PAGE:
Prediction & Projection · Emergent Urbanisms · Adopted Knowledge · Knowledge Exchange
PEAK Urban is a 51-month, international, multidisciplinary programme (PI Michael Keith, University of Oxford) funded by the Research Councils UK Global Challenges Research Fund (RCUK GCRF), involving researchers at the University of Oxford, Peking University, University of Cape Town, the Indian Institute for Human Settlements, and EAFIT University.
Continuing urbanisation comes, particularly across the global South, with new and intensified challenges around environmental and social sustainability. Goal 11 of the 2015 Sustainable Development Goals (SDGs) – Make cities inclusive, safe, resilient and sustainable – represents the first time that cities have formally been identified as both crucibles of development challenges and the engines of development change. It nonetheless remains unclear how optimal urban outcomes are to be achieved, especially for cities where the pace of urban change is greatest, resources are most limited, the governance arrangements are complex and formal knowledge about how the city works is patchy. Yet, over the next decade or so, finding solutions to urban challenges that are most acute in the cities of Africa, Asia and Latin America will disproportionately determine sustainable development outcomes for the planet as a whole.
The PEAK Urban Programme
The PEAK Urban programme aims to build skilled capacity for decision making on urban futures by: i) generating new research grounded in the logic of urban complexity, and ii) fostering new leaders that draw on different disciplinary perspectives to address the challenges found in the 21st century city.
The programme’s aims will be achieved through an academic partnership that links five research intensive universities renowned for their expertise in interdisciplinary scholarship and work on the contemporary city. Researchers from various departments in the University of Oxford – Anthropology (COMPAS), the Mathematical Institute, Geography (Transport Studies Unit) and Medicine (George Institute) – will collaborate with colleagues in globally excellent research groups in Peking University (China), University of Cape Town (South Africa), Indian Institute for Human Settlements (India) and EAFIT University (Colombia).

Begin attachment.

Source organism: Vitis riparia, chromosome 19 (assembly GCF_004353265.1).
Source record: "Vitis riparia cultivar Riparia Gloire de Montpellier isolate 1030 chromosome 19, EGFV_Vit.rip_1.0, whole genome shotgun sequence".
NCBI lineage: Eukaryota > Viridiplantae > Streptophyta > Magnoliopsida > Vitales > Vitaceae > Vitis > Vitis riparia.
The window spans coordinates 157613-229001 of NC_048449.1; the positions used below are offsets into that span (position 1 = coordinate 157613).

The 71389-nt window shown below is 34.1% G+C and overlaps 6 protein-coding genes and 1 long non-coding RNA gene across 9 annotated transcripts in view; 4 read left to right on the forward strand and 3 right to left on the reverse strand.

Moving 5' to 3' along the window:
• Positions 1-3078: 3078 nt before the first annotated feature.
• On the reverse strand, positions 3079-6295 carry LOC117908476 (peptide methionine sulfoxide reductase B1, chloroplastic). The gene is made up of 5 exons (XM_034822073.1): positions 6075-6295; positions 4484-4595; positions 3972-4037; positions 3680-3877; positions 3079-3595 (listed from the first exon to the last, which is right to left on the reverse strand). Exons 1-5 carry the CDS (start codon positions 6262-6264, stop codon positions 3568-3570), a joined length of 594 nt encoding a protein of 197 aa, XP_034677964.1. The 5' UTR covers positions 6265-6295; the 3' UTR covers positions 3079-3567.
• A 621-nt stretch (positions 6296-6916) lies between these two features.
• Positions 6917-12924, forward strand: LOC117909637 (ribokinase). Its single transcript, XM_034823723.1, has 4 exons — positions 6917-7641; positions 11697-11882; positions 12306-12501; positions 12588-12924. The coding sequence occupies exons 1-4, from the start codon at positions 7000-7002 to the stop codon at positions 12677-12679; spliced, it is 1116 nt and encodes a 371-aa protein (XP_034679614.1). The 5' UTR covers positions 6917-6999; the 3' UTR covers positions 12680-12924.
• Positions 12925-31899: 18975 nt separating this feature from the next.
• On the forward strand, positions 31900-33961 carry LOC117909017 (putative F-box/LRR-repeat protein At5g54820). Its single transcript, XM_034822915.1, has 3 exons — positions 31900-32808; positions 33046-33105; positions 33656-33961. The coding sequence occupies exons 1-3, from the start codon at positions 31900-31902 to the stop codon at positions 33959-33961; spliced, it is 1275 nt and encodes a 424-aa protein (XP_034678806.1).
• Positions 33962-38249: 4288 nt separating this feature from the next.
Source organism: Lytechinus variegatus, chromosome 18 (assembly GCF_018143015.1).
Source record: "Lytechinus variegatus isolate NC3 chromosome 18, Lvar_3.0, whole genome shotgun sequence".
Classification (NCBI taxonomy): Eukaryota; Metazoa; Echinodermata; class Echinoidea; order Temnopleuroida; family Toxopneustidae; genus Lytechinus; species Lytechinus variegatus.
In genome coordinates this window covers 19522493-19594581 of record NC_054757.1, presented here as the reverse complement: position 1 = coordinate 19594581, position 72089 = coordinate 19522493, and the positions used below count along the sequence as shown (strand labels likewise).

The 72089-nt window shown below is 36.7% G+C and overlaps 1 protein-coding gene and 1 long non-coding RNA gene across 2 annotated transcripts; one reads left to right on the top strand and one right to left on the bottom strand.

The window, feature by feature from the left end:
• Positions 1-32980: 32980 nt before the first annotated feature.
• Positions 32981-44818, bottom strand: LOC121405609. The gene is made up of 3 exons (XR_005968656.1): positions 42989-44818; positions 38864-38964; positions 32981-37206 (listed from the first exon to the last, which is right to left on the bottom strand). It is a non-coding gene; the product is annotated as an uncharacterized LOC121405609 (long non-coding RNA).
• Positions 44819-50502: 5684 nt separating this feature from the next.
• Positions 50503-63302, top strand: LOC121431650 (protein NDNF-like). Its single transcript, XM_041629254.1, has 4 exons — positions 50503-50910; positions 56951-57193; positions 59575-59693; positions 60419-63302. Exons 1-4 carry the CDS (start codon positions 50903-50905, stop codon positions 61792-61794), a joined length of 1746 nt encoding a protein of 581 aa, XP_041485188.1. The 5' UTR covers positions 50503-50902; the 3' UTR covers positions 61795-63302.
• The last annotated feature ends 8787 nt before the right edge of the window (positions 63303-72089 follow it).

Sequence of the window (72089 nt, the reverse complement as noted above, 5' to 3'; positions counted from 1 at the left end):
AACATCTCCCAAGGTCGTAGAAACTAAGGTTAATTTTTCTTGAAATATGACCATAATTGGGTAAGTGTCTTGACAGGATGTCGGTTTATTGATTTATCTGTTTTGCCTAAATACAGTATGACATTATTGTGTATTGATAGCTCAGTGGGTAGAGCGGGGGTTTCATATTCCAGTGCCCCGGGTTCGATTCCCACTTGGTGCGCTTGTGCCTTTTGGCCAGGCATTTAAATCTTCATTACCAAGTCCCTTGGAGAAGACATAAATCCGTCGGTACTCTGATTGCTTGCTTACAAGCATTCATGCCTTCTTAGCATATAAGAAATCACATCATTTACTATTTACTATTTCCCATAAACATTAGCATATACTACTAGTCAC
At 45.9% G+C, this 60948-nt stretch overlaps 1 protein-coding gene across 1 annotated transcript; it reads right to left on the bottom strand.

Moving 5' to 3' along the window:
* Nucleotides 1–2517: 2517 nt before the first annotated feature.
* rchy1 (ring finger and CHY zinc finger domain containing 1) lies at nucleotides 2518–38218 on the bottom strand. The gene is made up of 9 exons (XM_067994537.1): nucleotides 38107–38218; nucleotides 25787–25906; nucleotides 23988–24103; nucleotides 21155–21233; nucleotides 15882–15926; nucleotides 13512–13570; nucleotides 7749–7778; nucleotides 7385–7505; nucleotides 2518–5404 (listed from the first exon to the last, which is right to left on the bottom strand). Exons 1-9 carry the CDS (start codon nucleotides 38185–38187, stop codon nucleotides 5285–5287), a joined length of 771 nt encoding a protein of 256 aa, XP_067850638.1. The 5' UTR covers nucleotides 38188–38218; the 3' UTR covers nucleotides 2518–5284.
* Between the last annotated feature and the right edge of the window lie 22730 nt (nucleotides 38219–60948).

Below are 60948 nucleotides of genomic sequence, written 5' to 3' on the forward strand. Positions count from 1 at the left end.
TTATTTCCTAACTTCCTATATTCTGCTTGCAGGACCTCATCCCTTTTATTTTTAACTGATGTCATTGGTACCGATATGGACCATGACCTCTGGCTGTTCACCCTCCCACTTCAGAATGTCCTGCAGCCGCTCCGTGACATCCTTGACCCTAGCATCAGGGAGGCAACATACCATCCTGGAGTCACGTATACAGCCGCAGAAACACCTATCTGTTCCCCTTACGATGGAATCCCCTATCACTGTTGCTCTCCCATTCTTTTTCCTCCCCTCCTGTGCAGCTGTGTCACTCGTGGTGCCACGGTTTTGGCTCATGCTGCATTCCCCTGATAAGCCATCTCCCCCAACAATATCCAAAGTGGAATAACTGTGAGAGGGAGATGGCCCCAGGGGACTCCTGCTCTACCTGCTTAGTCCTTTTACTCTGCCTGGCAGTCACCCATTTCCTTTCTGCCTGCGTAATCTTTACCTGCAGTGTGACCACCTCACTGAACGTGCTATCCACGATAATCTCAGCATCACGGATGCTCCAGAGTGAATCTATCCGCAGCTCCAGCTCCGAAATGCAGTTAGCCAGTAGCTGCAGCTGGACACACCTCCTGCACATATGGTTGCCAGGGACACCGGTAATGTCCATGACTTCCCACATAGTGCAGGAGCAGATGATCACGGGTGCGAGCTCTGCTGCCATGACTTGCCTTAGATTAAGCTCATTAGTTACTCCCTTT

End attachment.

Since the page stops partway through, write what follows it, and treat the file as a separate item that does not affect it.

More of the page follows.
In PEAK Urban, cities are understood as complex evolving systems that are characterised by both path dependency and the propensity to generate innovations in material forms, institutional arrangements, technology, culture and behaviour. Big data and mathematical models will be combined with insights from institutional social science, law, humanities and history to focus on three key arenas of metropolitan intervention: city morphologies (built forms and infrastructures) and resilience, city flux (mobility, dynamics) and technological change, health and wellbeing.
What do the traditions of modelling, institutional analysis and ethnography say, individually and collectively, about prediction and projection in the city?
How, in each city and across all geographical contexts, have socio-material systems generated new forms and structures to create an emergent urbanism?
How have distinct scientific conventions and the city as a whole adopted knowledge that combines insights from different knowledge traditions?
How does the PEAK platform maximise knowledge exchange to build capacity in cities, nations and the multilateral system to deal with prediction and projection, with emergent urbanisms of socio material systems and with the imperative to adopt interdisciplinary knowledge?
Global & Local
By concentrating on complex urban systems rather than discrete urban problems and by aligning multiple forms of knowledge, PEAK Urban will offer cohesive, evidence-based support to local, national and international policy makers and politicians. Care will be taken that those decision makers are able to absorb and adjudicate the insights offered, and competencies will be generated within cities to co-produce different forms of scientific knowledge and to make visible the trade-offs and ethical dilemmas associated with good governance in the city. Crucial to these efforts will be the training and cultivation of a cohort of new scholars trained globally, working collaboratively across conventional disciplinary concerns with cutting edge methods and approaches, and capable of engaging just as easily and comfortably in academic debates as in discussions with decision makers in town-halls, national governments and supranational organisations.
UKRI’s Global Challenges Research Fund (GCRF) is a 5-year £1.5Bn fund and a key component in the delivery of the UK aid strategy: tackling global challenges in the national interest. The fund aims to ensure that UK research takes a leading role in addressing the problems faced by developing countries.